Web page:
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Cablegate: Bangladesh Contribution to Report On Fiscal Transparency In

VZCZCXRO2304
PP RUEHCI
DE RUEHKA #0315/01 0720619
ZNR UUUUU ZZH
P 120619Z MAR 08
FM AMEMBASSY DHAKA
TO RUEHC/SECSTATE WASHDC PRIORITY 6430
INFO RUEHLM/AMEMBASSY COLOMBO PRIORITY 8364
RUEHIL/AMEMBASSY ISLAMABAD PRIORITY 2090
RUEHKT/AMEMBASSY KATHMANDU PRIORITY 9589
RUEHNE/AMEMBASSY NEW DELHI PRIORITY 0558
RUEHCI/AMCONSUL KOLKATA PRIORITY 1210

UNCLAS SECTION 01 OF 02 DHAKA 000315

SIPDIS

SIPDIS

DEPT PASS TO EEB/IFD/OMA, SNOW, FIGUEROA AND WEBER

E.O. 12958: N/A
TAGS: EAID ECON PREL PGOV KCOR BG
SUBJECT: BANGLADESH CONTRIBUTION TO REPORT ON FISCAL TRANSPARENCY IN
COUNTRIES RECEIVING USG ASSISTANCE

REF: STATE 16737

1. The following is draft text on Bangladesh for the
Congressionally-mandated report on fiscal transparency in countries
receiving USG assistance.

2. While the Government of Bangladesh (GOB) demonstrates a
commitment to financial transparency and accountability, its public
accounting system does not meet international standards. The annual
national budget is made public and is available on the website of
the GOB's Ministry of Finance. Most, but not necessarily all,
revenues and expenditures are included in the publicly-available
budget. The GOB meets regularly with international donors,
including the United States, and frequently provides additional
budget information and updates.

3. As a least developed country (LDC), Bangladesh struggles with
capacity and political will in strengthening fiscal transparency.
Bangladesh's Constitution created the Office of the Comptroller and
Auditor General, which is charged with auditing GOB finances and
reporting its findings to Bangladesh's Parliament. The Office is
run by a Presidential appointee and is an independent body. Its
annual reports to Parliament have highlighted fiscal problems and
abuses. Action is seldom taken on the findings of the Comptroller
and Auditor General, however. When Parliament is in session, there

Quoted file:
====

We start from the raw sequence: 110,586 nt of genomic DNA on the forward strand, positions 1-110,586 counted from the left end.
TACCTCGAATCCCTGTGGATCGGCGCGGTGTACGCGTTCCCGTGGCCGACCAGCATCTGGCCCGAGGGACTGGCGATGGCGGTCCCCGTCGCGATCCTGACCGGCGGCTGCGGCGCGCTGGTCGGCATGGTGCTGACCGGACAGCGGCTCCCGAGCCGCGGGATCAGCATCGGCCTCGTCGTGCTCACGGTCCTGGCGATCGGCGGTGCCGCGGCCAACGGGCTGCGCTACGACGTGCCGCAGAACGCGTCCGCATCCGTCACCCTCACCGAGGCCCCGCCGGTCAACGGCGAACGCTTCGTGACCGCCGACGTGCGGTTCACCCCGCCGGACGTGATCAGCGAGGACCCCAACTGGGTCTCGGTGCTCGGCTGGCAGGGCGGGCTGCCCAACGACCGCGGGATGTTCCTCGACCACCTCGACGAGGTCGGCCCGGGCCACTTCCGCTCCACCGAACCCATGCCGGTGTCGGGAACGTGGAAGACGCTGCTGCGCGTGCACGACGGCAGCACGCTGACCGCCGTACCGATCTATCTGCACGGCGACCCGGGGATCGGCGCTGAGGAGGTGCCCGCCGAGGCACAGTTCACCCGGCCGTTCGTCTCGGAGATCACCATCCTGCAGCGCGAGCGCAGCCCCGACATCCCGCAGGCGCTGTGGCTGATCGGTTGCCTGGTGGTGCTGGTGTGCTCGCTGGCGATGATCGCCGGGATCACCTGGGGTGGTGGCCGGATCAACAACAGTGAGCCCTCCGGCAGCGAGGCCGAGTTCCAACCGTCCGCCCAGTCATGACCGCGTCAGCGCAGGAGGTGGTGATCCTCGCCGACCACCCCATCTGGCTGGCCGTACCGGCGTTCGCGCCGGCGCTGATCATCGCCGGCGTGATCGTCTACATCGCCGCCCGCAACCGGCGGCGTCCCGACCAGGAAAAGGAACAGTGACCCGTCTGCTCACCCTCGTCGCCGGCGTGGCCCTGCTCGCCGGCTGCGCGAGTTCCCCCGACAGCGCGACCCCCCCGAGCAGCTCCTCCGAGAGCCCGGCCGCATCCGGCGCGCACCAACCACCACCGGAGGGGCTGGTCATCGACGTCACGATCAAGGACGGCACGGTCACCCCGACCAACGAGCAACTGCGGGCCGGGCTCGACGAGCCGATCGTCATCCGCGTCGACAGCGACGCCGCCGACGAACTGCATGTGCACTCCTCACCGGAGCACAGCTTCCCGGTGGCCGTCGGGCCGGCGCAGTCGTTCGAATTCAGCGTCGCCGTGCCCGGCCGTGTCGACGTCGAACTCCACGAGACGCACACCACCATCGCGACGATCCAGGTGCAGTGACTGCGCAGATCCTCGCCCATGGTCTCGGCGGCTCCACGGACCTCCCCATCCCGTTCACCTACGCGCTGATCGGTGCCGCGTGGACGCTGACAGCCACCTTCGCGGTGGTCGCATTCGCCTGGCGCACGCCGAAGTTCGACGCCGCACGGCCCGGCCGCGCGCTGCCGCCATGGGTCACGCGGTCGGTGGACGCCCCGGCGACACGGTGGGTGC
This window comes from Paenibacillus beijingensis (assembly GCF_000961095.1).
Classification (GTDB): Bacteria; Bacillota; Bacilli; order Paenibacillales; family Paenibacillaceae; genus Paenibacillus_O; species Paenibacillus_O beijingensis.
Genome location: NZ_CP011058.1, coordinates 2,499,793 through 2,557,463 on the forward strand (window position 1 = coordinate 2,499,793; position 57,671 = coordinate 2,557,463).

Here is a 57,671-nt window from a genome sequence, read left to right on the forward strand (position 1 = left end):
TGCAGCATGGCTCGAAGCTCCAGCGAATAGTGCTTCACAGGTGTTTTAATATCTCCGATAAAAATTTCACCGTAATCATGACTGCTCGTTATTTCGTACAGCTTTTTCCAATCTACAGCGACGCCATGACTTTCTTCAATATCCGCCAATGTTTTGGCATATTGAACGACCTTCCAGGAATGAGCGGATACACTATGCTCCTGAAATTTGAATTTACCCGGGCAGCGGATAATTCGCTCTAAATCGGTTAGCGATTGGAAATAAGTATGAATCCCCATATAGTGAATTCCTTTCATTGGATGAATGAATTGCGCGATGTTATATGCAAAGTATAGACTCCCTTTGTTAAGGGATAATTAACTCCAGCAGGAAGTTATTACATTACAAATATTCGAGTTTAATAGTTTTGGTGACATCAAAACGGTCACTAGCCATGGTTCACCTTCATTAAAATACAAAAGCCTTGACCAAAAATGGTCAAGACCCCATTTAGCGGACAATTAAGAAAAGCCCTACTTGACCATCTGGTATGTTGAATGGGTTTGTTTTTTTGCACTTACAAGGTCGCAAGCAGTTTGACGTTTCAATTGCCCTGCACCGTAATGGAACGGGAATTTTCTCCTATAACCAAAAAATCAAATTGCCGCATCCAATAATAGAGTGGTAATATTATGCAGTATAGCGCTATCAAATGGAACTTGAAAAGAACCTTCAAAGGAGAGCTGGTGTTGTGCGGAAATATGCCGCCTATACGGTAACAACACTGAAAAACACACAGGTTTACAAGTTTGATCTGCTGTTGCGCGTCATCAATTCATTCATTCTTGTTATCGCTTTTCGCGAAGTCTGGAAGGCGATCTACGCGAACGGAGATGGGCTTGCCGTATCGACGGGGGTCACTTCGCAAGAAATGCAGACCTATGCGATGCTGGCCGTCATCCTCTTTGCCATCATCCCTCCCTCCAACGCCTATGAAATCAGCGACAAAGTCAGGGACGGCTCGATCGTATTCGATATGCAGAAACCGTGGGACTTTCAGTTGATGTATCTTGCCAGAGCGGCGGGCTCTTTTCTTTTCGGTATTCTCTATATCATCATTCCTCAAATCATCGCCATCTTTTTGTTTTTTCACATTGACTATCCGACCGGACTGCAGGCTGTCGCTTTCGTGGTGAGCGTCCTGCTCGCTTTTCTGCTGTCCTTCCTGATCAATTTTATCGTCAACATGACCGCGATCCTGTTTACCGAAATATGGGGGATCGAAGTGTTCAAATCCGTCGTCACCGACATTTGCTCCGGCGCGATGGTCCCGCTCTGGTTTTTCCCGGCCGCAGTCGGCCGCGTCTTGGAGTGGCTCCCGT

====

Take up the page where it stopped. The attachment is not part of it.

are two standing committees that exercise fiscal oversight over the
national budget: the Standing Committee on the Ministry of Finance
and the Public Accounts Committee. There are also committees that
oversee public procurement and public enterprises. These committees
in the past have been somewhat effective in policing the GOB's
fiscal transparency.

4. Parliamentary elections were scheduled for January 2007, but
political unrest in Bangladesh led to the imposition of a state of
emergency in January 2007. While Parliament is not session pending
elections scheduled for the end of 2008, Bangladesh's Caretaker
Government has taken numerous steps to address transparency and good
governance generally and government corruption in particular. It
strengthened the country's weak Anti-Corruption Commission (ACC),
formed a National Coordination Committee to help coordinate
government and security forces efforts to investigate graft, and set
up several task forces to help the committee with its work. In
2007, security forces detained several hundred high-profile graft
suspects. Among those detained were former prime ministers Sheikh
Hasina and Khaleda Zia, both of whom were charged in bribery cases
dating to their government tenures. Local media reported in
February 2008 that at least 240 people, including politicians,
government officials and businesspeople, had been sentenced to jail
in the anti-corruption drive.

4. With an aim to contribute to good governance and accountability,
USAID began implementing in October 2007 a four-year, $18 million
anti-corruption program for Bangladesh. It will provide technical
assistance to strengthen parliamentary oversight committees, the
Office of the Comptroller and Auditor General, citizen advocacy and
watchdog initiatives, legal reforms that promote greater access to
reliable information, investigative journalism, and citizen
participation in understanding and developing program-based budgets.
It will help increase the public sector's credible and effective
stewardship of public resources by assisting in a more transparent
development, review and implementation of the Government of
Bangladesh's national budget.

5. The Department of Justice (DOJ) has provided training on
financial investigations to the national corruption task forces.
This training has involved instructors from the Internal Revenue
Service and the U.S. financial intelligence unit, who have taught
simple forensic accounting, investigative methods and interviewing
to 90 members from the five-agency national corruption task forces.
DOJ also has worked with the Government of Bangladesh to establish
an operational financial intelligence unit in the central bank.

6. Bangladesh receives a significant amount of aid from other donor
countries and multi-lateral lending institutions, including in the
areas of fiscal transparency and good governance. In November 2007,
for example, the Asian Development Bank (ADB) and the GOB signed a
$150 million loan agreement aimed at fighting corruption and
fostering economic growth by strengthening governance. Also in
November 2007, the World Bank released a report on Public Sector
Accounting and Auditing in Bangladesh, which recommends Bangladesh
adopt International Public Sector Accounting Standards (IPSAS). The
World Bank is also funding a $24 million Public Procurement Reform
project. The International Monetary Fund's last Report on
Observance of Standards and Codes covering fiscal transparency in
Bangladesh dates from 2005.


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